“Drop Kick Me, Jesus?”
By Pastor Ron Buxton
It was the #1 song for country music singer Bobby Bare back in 1976. And although initially many considered it to be sacrilegious, the lyrics seem to unfortunately reflect a modern-day view of Christianity. The song was called: “Drop kick me, Jesus, through the goal posts of life!”.
I was thinking about that song the other day, and my thoughts took me back to 1985 in Foxborough Massachusetts. That was the crucial game between the Patriots and the Bengals that put the Patriots into the playoffs that year. And there I observed first-hand the isolated life of a professional field-goal kicker. His name was Tony Franklin, and he couldn’t have stood higher than 5’6″ tall. Among the giants of the gridiron, he seemed even smaller. And nobody (and I mean nobody) interacted with him for 99% of the game! There he was–all alone–sitting on the furthest part of the bench. The nearest player sat a full 5 yards away. And nobody talked to him. At least not while he remained seated for almost the entire game. You see, he trotted out to do the kick-offs, extra-points, and field goals–but all without anybody ever talking to him! Very bizarre.
This brings me back to that #1 song from 1976. Couldn’t that song title reflect most people’s attitude towards God? Imagine it. Just like Tony Franklin–seated and isolated on the bench–sits Jesus Christ. A quick prayer is uttered–and up off the bench– He rises! Folks call upon Jesus to do His job! And just as quickly, they expect Him to sit right back down again–isolated and quiet–upon the very sidelines of their lives!
It all sounds foolish, doesn’t it? But isn’t that the truth? Very few people recognize Him as their Lord and Savior which is much higher in importance than any field-goal kicker could ever be! And yet, you would not get that idea from most church-goers in the American church today. Sadly, Jesus gets limited attention on Sunday mornings, only to be left in the church building later that same day. That is, if they make it into the church building at all. Why? They only think they need Him to “kick-in” on a few occasions when life seems to be a losing proposition! Folks, I am not joking.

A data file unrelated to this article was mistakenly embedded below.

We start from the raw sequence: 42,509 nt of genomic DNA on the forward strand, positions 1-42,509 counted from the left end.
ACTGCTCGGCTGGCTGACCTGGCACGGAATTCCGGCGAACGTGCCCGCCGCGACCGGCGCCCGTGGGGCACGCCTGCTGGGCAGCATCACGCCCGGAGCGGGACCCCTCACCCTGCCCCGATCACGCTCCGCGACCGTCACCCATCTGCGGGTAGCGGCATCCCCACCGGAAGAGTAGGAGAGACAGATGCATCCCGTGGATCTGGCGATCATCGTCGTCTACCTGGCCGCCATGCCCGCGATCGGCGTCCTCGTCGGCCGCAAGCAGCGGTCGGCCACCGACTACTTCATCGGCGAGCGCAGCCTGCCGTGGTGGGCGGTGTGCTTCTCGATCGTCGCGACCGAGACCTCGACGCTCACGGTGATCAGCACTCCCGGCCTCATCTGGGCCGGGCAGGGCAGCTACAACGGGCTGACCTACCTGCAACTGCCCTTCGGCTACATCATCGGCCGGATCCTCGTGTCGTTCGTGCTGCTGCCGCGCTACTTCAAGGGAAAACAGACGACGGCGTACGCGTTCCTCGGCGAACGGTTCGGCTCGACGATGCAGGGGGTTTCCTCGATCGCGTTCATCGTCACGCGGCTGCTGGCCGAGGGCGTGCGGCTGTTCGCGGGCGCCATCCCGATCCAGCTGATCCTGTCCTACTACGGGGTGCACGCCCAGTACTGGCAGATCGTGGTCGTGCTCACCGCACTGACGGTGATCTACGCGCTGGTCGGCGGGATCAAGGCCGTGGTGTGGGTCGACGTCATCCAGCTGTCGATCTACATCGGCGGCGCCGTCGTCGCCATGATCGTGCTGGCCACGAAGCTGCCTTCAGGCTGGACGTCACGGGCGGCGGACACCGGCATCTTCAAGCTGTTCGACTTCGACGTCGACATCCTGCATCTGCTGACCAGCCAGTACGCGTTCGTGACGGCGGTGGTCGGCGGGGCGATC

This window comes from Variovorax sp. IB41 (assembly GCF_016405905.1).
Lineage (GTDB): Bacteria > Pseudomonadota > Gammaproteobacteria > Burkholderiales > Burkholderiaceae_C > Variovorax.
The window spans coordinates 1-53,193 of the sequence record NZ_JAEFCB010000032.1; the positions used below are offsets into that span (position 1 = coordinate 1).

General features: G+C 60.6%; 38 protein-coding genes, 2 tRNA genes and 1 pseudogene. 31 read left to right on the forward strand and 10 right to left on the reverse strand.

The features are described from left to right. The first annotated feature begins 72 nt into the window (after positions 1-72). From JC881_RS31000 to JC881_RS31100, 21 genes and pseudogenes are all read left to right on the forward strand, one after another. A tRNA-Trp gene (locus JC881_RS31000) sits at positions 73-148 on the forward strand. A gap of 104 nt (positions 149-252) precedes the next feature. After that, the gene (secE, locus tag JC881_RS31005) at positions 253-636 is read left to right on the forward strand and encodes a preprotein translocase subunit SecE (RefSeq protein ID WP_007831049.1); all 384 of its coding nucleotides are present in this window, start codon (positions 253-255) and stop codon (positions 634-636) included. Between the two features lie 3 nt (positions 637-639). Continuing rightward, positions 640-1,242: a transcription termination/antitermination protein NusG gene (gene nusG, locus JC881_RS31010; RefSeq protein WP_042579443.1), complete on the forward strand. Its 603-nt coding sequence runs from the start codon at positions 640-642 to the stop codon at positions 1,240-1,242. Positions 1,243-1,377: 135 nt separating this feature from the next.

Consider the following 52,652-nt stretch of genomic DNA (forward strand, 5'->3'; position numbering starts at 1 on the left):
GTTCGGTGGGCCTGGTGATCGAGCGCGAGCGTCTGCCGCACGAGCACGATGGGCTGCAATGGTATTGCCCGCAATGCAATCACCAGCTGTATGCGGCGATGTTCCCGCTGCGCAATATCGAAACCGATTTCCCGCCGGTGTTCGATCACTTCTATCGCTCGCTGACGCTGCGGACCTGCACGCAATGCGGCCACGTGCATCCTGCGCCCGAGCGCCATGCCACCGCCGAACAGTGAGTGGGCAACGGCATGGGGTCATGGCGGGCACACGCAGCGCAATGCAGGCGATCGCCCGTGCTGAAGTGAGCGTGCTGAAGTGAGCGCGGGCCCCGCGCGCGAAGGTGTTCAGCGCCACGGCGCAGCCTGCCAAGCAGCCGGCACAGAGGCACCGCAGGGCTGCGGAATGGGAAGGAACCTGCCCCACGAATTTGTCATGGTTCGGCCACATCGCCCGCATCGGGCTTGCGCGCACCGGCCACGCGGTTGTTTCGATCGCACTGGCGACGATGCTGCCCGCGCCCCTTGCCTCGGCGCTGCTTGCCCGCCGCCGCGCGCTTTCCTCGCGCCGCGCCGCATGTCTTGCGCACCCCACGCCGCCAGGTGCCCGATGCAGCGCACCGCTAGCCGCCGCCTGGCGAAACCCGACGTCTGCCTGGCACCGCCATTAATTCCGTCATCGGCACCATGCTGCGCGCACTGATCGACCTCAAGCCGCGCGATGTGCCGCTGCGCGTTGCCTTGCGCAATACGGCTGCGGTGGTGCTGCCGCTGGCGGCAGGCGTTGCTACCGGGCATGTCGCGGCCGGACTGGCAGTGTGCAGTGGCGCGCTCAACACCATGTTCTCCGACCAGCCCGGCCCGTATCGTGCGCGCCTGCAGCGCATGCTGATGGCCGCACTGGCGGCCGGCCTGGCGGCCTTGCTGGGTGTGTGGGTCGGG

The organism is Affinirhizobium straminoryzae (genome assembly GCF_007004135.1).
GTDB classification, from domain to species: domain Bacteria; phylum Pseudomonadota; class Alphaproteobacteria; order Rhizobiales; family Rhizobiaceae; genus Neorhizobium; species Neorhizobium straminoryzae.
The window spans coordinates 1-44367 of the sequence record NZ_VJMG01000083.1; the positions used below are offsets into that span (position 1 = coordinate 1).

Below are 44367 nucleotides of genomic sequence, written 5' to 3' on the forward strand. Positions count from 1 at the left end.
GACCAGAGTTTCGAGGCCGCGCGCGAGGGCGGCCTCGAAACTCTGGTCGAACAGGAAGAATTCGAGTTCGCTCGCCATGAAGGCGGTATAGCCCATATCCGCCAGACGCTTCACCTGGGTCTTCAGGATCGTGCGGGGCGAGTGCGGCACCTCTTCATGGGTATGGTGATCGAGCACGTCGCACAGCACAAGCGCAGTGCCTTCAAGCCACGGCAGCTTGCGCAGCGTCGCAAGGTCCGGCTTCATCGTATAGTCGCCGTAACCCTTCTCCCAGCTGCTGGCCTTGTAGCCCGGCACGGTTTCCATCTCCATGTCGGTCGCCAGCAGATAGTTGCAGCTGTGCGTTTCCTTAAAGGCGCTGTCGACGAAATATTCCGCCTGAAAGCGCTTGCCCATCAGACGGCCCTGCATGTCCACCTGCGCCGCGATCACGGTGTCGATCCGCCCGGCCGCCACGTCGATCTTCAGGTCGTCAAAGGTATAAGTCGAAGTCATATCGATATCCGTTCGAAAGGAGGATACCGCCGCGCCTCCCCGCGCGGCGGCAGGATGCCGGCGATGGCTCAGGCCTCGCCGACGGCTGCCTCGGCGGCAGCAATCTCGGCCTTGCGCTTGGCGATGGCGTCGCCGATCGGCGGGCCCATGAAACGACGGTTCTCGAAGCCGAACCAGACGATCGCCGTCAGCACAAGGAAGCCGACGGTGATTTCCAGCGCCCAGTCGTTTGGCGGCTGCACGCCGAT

Allow me to continue (and conclude) the football analogy. You see, Jesus needs to be the quarterback and not just like some field-goal kicker! And if life could even be compared to a football game, then God the Father would also be like the head coach. And what that means is quite different from what Bobby Bare’s #1 country-western song implies! Rather than sitting isolated on the bench, Jesus must call all the plays–and then execute them–with our total cooperation and involvement. Please think about what I wrote here as you watch football games this season. It’s no exaggeration to say that every play is “first and goal” with Jesus Christ in your life!